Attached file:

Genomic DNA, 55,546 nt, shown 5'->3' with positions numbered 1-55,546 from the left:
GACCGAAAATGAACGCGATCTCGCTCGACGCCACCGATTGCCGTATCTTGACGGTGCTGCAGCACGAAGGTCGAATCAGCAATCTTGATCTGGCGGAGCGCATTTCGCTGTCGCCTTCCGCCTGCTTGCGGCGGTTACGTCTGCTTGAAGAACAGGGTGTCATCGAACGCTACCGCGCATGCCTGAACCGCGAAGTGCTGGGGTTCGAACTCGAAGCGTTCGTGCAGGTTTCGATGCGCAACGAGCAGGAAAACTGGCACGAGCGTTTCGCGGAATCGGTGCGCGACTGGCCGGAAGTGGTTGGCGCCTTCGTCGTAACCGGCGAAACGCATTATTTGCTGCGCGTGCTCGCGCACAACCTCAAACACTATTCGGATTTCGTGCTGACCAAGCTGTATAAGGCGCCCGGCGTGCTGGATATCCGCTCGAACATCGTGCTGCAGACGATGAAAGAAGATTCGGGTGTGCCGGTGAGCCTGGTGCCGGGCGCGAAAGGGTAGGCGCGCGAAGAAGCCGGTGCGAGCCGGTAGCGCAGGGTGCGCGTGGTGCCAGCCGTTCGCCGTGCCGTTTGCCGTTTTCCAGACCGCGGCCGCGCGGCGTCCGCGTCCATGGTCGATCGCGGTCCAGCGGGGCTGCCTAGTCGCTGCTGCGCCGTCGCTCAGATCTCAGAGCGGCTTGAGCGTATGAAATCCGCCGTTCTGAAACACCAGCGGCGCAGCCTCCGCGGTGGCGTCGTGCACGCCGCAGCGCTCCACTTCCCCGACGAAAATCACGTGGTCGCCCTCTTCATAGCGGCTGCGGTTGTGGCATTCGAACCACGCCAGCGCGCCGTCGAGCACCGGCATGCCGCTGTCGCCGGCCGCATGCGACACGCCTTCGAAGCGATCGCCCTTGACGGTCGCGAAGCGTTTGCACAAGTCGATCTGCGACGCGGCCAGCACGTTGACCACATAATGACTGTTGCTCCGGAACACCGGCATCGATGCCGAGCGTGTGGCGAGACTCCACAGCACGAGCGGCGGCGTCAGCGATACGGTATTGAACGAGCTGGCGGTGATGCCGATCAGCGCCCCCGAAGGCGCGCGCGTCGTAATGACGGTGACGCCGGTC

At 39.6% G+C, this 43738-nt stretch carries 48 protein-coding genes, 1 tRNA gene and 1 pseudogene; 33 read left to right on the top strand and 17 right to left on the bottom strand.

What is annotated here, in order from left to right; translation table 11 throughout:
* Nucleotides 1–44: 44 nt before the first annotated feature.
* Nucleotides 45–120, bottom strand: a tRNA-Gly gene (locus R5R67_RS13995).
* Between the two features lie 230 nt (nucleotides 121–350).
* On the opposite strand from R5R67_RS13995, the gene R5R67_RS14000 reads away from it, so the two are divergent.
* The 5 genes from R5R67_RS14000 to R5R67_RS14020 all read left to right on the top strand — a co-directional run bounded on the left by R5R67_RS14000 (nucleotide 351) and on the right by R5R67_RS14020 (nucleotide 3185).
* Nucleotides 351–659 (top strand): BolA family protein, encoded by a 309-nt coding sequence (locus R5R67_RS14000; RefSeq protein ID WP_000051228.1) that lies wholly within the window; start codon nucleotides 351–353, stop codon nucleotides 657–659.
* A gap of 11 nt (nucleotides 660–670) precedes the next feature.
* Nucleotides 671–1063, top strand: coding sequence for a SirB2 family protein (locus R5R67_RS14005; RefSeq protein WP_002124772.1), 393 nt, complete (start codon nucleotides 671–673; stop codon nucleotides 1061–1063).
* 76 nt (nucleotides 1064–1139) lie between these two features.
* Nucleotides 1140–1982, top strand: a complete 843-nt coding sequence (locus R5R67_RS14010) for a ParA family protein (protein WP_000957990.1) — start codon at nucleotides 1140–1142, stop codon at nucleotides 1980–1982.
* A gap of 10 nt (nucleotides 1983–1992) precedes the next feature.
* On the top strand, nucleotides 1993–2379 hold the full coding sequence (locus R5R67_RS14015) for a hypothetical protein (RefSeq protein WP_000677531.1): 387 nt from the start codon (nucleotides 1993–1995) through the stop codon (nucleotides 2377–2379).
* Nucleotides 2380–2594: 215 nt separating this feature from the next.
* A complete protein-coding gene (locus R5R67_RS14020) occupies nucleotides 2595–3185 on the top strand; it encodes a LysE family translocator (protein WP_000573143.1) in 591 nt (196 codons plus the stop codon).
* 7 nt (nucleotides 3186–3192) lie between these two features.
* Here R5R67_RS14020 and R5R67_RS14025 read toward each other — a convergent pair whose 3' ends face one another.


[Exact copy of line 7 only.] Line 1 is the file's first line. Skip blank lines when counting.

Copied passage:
* Between the two features lie 230 nt (nucleotides 121–350).